The sporting calendar has been heavily impacted due to the COVID-19 pandemic. The Commonwealth Championships is the main qualifying event for next year’s Commonwealth Games in Birmingham. It was set to coincide with the Weightlifting World Championships.

However, under the current circumstances Australia, Botswana, Lesotho, South Africa and the British nations will skip the event. In their absence, the Commonwealth Championships cannot go ahead.

As for the Weightlifting World Championship, it was important for India to improve the rankings for the CWG qualification. Vijay Sharma said their chances for qualification will be hampered if the competition gets canceled. However, he found solace in the fact that the situation will be the same for everyone.

“Our main aim was to qualify for the CWG in Birmingham. If the world championship gets canceled, our chances will get hampered. But then, the situation is the same for everyone,” he said.

This is especially bad news for Jeremy Lalrinnunga, an outstanding lifter who is one of the medal contenders in 67kg in Taskent.

“Jeremy has been training well and is very technical. The world championship would be a good testing ground for him. A cancelation will be bad news for athletes,” Sharma added.

For now, the only hope of salvaging the Weightlifting World Championships lies with the Uzbekistan authorities. If they grant exemptions to teams flying in for the competition, the Worlds can go ahead. But then, there will still be hesitation amongst nations to travel for it.

Also Read: Challenges aplenty for organizing Pro Kabaddi 2021 at a single venue

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covid 19: What’s the status of the Covid-19 vaccine mandate in the US?



WASHINGTON: The Covid-19 vaccine mandate in the US is on hold indefinitely because of legal challenges, but employers can still require the shots.
To control the spread of Covid-19, President Joe Biden previously said businesses with 100 or more employees would need to require Covid-19 vaccination or have workers get tested weekly for the virus. The rule was to take effect Jan 4, affecting about 84 million workers nationwide.
But soon after the rule was issued by the US Occupational Safety and Health Administration, it faced multiple legal challenges from businesses, conservative groups and Republican attorneys general that said the agency doesn’t have the authority to mandate vaccines.
On Nov 6, a federal appeals court in New Orleans put the rule on hold, saying it was “a one-size fits-all sledgehammer” that was too broad. Ten days later, all challenges to the requirement were consolidated in another appeals court in Cincinnati.
In a court filing, lawyers for the Biden administration said the mandate was needed to reduce transmission of the virus in workplaces. It asked that it be allowed to move ahead with the rule.
The requirement for employers is among several challenges to Biden administration vaccine rules. Two other mandates, one for healthcare workers and one for federal contractors, are also being contested.

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Thursday briefing: Javid in Covid booster trade-off |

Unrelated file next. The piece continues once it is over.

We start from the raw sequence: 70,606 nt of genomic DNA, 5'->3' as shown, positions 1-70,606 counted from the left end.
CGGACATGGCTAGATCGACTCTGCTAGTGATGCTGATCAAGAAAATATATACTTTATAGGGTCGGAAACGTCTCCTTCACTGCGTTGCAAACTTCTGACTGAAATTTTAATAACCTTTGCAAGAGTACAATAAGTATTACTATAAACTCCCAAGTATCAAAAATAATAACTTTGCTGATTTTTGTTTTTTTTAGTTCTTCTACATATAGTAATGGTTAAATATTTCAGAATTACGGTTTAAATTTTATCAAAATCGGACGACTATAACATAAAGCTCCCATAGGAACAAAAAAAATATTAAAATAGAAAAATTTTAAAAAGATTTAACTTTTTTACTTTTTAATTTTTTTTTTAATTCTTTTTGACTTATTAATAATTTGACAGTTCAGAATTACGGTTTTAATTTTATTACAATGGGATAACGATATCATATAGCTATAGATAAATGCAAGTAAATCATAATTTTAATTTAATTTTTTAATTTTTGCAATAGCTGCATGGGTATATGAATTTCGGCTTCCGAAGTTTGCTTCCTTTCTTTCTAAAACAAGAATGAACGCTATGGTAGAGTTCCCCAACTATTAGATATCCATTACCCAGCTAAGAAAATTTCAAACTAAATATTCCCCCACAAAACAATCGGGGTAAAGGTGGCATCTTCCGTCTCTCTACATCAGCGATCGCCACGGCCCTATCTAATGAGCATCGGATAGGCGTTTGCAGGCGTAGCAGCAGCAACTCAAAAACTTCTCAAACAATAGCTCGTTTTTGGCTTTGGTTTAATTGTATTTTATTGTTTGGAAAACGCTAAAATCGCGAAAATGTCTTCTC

Top story: Deal signed to buy 114m more doses

Morning everyone. I’m Martin Farrer and these are the top stories today.

Ministers may allow GPs in England to halt regular monitoring of millions of patients with underlying health problems as part of the urgent new blitz on delivering Covid booster jabs to combat the spread of the Omicron variant. Sajid Javid and NHS bosses are in talks with GPs about relaxing rules which mean family doctors undertake checks on people with diabetes, high blood pressure and other conditions, the Guardian has learned. It came as the health secretary pledged to “future proof” the UK’s vaccine programme and ensure protection for “even more people in the years ahead”. The government has brought forward vaccine deals to secure 114m more doses for the next two years. Under the agreements, the UK will buy 54m more doses from Pfizer/BioNTech and 60m more doses from Moderna. So far, 115m doses have been administered in the UK. There were another 10 cases of Omicron in the UK yesterday, taking the total to 32. Overall, there were 48,374 new Covid-19 cases on Wednesday, a rise of 2% on the previous week, and 171 more deaths.

An Israeli doctor who was one of the first people in the world to become infected with the Omicron variant says he believes he caught the virus when he was in London for a medical conference last month. Elad Maor’s claims will raise fears that the variant may have been in the UK much earlier than previously realised. The US has recorded its first case of Omicron in California while analysis of data in South Africa shows the strain has spread “exponentially” and accounted for 74% of the virus genomes sequenced in November. And former health secretary Matt Hancock was under pressure last night to set the record straight over £40m of government Covid-related work won by his former pub landlord. Follow updates on the pandemic here.

Abortion debate – Justices on the US supreme court have indicated that they would support curbs on access to abortion during oral arguments in the most important reproductive rights case in decades, threatening the future of abortion access across the country. Campaigners have warned the case poses a direct threat to the legal underpinnings of Roe v Wade, a landmark decision made in 1973 that guaranteed the constitutional right to abortion. The case centres on whether Mississippi can ban abortion at 15 weeks’ gestation, roughly nine weeks before bans are permitted under current law. The court is expected to issue a decision on the case in June next year.